Home >Money >Personal Finance >Default and insolvency cycle may start post-September: DSP Mutual Fund
Photo: Reuters
Photo: Reuters

Default and insolvency cycle may start post-September: DSP Mutual Fund

  • The current rally in stock markets around the world has been fueled by central banks’ liquidity infusion rather than fundamentals, as moratoriums have reduced the need to use the liquidity to pay interest.

DSP Mutual Fund has laid out a four-stage macroeconomic roadmap for the world economy for the current decade. According to this model by Debashish Bose, vice president, product management at DSP Mutual Fund, we are currently in a liquidity-fueled rally, which is stage 1 of the roadmap.

This may shift to a default and insolvency phase in September when debt moratoriums world-over will come to an end. This phase could be characterized by defaults and deleveraging (debt reduction) and may not be positive for equities. This is expected to be followed by a fiscal-led push for growth and then stagflation or hyperinflation.

So what is this macro roadmap and what does it mean for your investments? We explain.

Stage 1: Liquidity-fueled rally (till September)

According to Bose, the current rally in stock markets around the world has been fueled by central banks’ liquidity infusion rather than fundamentals as moratoriums worldwide have reduced the need to use the liquidity to pay interest. He expects this to last till August-September at which point numerous debt moratorium programs will end and a more realistic economic scenario may emerge.

Positive for US equities and gold.

Stage 2: Debt deflation (2020-2022)

As the moratorium schemes come to an end world over, it will become more apparent, which industries face either existential threats or significant disruptions to their current business model. A default and insolvency cycle could cause deleveraging or government and central banks-led bailouts, which has a deflationary effect. In such an environment, cash and equivalents, especially in dollars, will be preferred over all other asset classes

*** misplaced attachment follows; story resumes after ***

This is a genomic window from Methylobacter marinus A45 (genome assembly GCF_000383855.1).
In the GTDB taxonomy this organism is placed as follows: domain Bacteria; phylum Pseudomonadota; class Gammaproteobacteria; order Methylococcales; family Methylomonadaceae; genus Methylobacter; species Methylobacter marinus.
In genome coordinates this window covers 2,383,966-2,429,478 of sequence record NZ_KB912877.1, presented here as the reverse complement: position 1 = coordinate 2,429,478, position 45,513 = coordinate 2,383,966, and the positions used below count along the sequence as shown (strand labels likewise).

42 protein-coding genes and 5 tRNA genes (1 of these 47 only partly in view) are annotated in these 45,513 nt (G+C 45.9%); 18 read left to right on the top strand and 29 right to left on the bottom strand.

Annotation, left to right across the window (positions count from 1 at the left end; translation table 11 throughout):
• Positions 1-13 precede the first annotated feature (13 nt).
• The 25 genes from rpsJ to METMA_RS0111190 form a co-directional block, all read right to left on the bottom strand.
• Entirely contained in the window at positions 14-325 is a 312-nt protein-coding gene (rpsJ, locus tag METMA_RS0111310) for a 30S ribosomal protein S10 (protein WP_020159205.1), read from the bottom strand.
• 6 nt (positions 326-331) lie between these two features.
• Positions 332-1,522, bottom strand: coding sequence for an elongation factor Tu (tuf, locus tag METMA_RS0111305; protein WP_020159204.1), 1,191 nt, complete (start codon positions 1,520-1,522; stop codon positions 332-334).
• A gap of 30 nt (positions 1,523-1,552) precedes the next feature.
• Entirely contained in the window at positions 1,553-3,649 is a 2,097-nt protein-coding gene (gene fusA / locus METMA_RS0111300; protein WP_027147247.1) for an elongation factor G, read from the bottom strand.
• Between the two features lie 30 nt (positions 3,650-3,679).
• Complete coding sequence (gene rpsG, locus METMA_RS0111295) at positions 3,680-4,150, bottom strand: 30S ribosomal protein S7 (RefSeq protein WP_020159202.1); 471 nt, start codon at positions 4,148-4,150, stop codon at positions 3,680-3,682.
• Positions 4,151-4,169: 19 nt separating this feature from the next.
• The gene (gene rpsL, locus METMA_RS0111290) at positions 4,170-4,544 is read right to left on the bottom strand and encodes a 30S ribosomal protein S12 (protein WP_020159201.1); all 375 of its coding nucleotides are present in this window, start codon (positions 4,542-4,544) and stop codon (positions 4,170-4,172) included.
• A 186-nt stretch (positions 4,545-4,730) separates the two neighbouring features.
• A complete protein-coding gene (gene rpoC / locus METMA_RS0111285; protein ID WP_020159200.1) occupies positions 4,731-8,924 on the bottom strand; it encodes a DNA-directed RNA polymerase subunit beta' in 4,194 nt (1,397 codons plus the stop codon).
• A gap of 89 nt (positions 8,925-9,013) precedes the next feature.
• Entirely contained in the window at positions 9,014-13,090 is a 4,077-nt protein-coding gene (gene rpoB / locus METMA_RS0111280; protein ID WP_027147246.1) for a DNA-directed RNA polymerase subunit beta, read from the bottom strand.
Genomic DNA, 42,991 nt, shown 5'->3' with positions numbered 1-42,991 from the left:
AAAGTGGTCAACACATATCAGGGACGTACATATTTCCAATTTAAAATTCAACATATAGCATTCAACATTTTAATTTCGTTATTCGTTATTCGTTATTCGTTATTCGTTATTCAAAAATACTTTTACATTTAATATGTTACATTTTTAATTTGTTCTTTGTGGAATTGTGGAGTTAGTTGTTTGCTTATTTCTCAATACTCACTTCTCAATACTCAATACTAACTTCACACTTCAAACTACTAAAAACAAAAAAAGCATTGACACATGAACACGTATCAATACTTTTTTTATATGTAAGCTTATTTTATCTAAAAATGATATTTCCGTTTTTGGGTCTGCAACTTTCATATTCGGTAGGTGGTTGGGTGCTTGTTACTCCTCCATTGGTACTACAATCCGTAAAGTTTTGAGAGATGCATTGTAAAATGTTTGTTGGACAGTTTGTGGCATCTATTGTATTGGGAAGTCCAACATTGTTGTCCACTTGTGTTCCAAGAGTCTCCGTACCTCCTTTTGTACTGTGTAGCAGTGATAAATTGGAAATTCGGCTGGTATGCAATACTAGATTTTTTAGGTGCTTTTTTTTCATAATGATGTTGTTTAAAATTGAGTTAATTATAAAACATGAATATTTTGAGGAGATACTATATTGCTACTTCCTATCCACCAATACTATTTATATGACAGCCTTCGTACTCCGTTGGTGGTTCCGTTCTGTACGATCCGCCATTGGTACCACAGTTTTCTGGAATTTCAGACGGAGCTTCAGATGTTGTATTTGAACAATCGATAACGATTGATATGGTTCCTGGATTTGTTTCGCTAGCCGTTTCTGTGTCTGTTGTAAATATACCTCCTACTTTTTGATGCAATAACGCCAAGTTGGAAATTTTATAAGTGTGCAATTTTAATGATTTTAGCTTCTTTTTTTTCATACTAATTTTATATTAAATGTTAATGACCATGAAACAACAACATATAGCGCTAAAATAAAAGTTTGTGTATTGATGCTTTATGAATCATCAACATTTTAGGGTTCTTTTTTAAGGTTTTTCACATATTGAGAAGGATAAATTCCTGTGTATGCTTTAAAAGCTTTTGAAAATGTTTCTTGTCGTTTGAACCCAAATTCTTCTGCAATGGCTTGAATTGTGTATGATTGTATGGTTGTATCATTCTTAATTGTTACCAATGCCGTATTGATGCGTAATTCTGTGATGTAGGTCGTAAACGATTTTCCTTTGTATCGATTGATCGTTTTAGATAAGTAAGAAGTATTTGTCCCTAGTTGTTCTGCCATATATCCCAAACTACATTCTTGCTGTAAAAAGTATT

Positive for US dollar and US government bonds.

Stage 3: Fiscal expansion-driven growth (2022-2025)

As a response to a deflationary cycle, which will likely also be characterized by rising unemployment, governments will need to respond with enhanced fiscal spending to spur GDP growth and job creation in major economies. This can create a reflationary cycle, which likely starts with essential items like food and then spreads to other products. The need to rebuild industries for employment generation can also create a demand for industrial commodities. Continued stimuli would also likely lead to fears on currency devaluation which is beneficial for gold.

Positive for emerging market equities, gold and agri-commodities.

Stage 4: Hyperinflation or stagflation (2025-2030)

Exiting aggressive fiscal and monetary policy measures as an economy is recovering is an extremely difficult task and can potentially lead to inflation as rising demand comes up against supply constraints. Continued government spending to push lackluster growth could potentially cause hyperinflation

or stagflation towards the latter half of the decade. Currencies could see sharp swings which further adds to this.

Positive for precious metals, industrial commodities and infra or commodity stocks.

Financial planners are divided on how likely these scenarios are and how investors should respond.

"The current rally in global markets is far from ground reality. It appears that the rally is driven by liquidity and quick recovery hopes. However, it looks like markets will stay in a good mood up until the US election scheduled in November 2020. Investors will have to be careful with their equity allocation," said Bhavesh D Damania, founder and chief care taker, Wealthcare Investments.

However, Amol Joshi, founder, Plan Rupee Investment Services dismissed such predictions. "At best investors should make small tweaks in their portfolio if the roadmap looks plausible to them. I don't think it is feasible to switch in and out of investments according to what is predicted here. There are a lot of unknowns that result in many different scenarios," he said.

Investors should align their investments with their financial goals. Cyclical changes in the world economy cannot be predicted and adjusting portfolios for them can cause you to miss out on major gains in your equity or debt funds.

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